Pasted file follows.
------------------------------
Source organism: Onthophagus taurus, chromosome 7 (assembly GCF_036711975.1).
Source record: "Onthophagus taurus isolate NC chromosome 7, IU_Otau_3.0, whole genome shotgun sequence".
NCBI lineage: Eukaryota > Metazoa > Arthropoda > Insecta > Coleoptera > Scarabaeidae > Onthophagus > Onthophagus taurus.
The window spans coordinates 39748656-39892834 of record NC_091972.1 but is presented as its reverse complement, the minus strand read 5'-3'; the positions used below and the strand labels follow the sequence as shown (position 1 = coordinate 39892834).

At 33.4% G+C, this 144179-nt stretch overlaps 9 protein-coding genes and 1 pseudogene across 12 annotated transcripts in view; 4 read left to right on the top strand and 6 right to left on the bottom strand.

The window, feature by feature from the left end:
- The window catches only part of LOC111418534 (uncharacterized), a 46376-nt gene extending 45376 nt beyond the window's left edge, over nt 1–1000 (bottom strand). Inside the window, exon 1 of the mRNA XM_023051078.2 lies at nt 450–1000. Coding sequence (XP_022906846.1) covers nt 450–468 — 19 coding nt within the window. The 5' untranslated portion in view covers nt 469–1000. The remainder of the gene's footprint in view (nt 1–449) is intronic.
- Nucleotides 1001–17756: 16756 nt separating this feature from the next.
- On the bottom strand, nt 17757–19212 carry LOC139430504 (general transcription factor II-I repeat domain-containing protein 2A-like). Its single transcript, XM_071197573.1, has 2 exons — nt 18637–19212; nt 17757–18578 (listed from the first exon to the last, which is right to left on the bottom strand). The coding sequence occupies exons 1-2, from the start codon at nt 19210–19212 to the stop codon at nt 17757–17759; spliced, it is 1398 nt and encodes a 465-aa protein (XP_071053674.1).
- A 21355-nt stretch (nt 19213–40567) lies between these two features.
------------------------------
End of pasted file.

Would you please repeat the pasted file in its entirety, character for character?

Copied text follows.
Source organism: Onthophagus taurus, chromosome 7 (assembly GCF_036711975.1).
Source record: "Onthophagus taurus isolate NC chromosome 7, IU_Otau_3.0, whole genome shotgun sequence".
NCBI lineage: Eukaryota > Metazoa > Arthropoda > Insecta > Coleoptera > Scarabaeidae > Onthophagus > Onthophagus taurus.
The window spans coordinates 39748656-39892834 of record NC_091972.1 but is presented as its reverse complement, the minus strand read 5'-3'; the positions used below and the strand labels follow the sequence as shown (position 1 = coordinate 39892834).

At 33.4% G+C, this 144179-nt stretch overlaps 9 protein-coding genes and 1 pseudogene across 12 annotated transcripts in view; 4 read left to right on the top strand and 6 right to left on the bottom strand.

The window, feature by feature from the left end:
- The window catches only part of LOC111418534 (uncharacterized), a 46376-nt gene extending 45376 nt beyond the window's left edge, over nt 1–1000 (bottom strand). Inside the window, exon 1 of the mRNA XM_023051078.2 lies at nt 450–1000. Coding sequence (XP_022906846.1) covers nt 450–468 — 19 coding nt within the window. The 5' untranslated portion in view covers nt 469–1000. The remainder of the gene's footprint in view (nt 1–449) is intronic.
- Nucleotides 1001–17756: 16756 nt separating this feature from the next.
- On the bottom strand, nt 17757–19212 carry LOC139430504 (general transcription factor II-I repeat domain-containing protein 2A-like). Its single transcript, XM_071197573.1, has 2 exons — nt 18637–19212; nt 17757–18578 (listed from the first exon to the last, which is right to left on the bottom strand). The coding sequence occupies exons 1-2, from the start codon at nt 19210–19212 to the stop codon at nt 17757–17759; spliced, it is 1398 nt and encodes a 465-aa protein (XP_071053674.1).
- A 21355-nt stretch (nt 19213–40567) lies between these two features.